One of the most widely used musical instruments on classic pop, rock, funk and jazz recordings is the electric piano. The Wurlitzer EP200 electric piano was designed in the late 1950s and used to great effect by Ray Charles on his 1959 hit recording “What’d I Say”. Throughout the 60s and 70s it was featured on countless hits including Gladys Knight’s “Midnight Train to Georgia”. The Fender Rhodes Mk 1 electric piano came to prominence in the 60s and was notably featured on the Doors “Riders On The Storm”. The Mk II version appeared in the 70s and was featured by artists such as Stevie Wonder on his successful 70s albums such as “Talking Book” and “Innervisions”. Stevie Wonder also first brought the Hohner D6 Clavinet to the public’s attention – a different type of electric keyboard instrument that produces the incredibly funky sound you hear on Stevie’s hit song “Superstition”.
There have been previous attempts to provide versions of these classics as virtual instruments – most notably in the form of Emagic’s EVP88. Native Instruments’ Elektrik Piano is a new sample-based instrument that delivers the sounds of the Fender Rhodes MK1 and MK1I, Wurlitzer EP200 and Hohner E7 Clavinet (the successor to the D6) – each meticulously sampled for an authentic sound. Each comes with a range of tweakable presets.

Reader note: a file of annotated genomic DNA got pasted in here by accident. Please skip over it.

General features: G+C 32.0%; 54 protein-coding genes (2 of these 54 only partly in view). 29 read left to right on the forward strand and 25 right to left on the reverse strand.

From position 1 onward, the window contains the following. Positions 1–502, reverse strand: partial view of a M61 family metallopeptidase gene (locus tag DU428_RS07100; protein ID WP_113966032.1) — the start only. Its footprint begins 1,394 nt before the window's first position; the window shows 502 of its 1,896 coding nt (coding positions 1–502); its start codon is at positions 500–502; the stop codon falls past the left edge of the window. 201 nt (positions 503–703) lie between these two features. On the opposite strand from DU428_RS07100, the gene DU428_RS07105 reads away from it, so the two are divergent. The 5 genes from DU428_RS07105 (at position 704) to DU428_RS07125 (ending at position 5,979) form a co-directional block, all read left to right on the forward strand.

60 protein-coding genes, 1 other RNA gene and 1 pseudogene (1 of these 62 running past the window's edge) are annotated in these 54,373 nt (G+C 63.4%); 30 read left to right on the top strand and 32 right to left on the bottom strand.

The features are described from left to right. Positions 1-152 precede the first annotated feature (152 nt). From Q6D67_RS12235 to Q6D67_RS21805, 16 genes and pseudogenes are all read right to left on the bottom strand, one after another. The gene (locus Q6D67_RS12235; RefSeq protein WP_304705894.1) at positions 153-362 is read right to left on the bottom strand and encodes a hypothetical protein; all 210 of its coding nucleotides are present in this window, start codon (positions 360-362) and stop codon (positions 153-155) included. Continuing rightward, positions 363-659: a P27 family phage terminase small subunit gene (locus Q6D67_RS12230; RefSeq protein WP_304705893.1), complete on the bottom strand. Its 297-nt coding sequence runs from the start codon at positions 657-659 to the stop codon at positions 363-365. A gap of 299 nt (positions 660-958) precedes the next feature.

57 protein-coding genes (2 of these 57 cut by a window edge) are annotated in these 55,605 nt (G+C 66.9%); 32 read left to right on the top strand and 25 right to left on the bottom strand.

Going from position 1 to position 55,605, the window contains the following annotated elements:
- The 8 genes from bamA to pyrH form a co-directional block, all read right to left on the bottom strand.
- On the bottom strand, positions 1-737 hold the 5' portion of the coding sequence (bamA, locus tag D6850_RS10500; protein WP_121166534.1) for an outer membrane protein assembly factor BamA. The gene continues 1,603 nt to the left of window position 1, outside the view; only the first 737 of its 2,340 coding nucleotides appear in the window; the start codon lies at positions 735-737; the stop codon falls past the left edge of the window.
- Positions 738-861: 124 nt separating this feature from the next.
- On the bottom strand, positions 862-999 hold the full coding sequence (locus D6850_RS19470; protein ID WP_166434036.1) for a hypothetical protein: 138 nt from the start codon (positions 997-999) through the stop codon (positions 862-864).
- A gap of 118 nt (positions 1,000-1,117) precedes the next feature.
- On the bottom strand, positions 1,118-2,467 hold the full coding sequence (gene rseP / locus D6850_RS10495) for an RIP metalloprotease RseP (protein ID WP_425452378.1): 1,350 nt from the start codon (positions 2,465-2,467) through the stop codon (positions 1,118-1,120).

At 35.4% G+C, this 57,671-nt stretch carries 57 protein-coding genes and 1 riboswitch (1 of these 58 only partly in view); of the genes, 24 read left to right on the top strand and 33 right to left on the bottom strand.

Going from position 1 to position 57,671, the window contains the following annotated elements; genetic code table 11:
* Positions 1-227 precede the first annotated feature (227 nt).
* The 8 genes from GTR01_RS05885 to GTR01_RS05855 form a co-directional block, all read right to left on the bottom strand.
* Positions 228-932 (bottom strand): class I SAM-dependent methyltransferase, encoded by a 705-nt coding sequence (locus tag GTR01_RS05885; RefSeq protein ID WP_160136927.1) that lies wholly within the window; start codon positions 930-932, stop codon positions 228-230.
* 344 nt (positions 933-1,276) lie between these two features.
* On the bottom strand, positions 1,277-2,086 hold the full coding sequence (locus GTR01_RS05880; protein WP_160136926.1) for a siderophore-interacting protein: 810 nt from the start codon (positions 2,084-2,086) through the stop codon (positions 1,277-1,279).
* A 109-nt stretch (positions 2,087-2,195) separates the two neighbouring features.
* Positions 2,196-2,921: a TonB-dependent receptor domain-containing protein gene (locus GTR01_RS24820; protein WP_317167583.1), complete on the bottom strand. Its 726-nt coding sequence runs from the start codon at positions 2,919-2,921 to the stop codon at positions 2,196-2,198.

Function keys F1 to F8 can be assigned as shortcuts to favourite presets so that you can change sounds on the fly during live performances. It is worth taking the trouble to set these up as it can take quite some time to load up the sounds unless you have the fastest computer and hard drive. I particularly liked the individual velocity curves that are provided to match the response of the Elektrik Piano to the range of MIDI velocities coming in from different MIDI keyboards. My DX7II, for example, won’t deliver the highest velocity values, so it doesn’t drive some virtual instruments properly.
The big questions for me were how authentic the sounds would be – and how useable they would be in their own right! As with Emagic’s EVP88, I can confirm that these sounds will work well in many contexts. As far as authenticity is concerned… well I own a Mk1 Rhodes, a Wurlitzer EP200 and a Hohner Clavinet D6 – and I have played many of the Rhodes Mk II keyboards in the past. The Native Instruments Elektrik Piano is the closest I have heard to the real thing so far – and it definitely wipes the floor with the EVP88.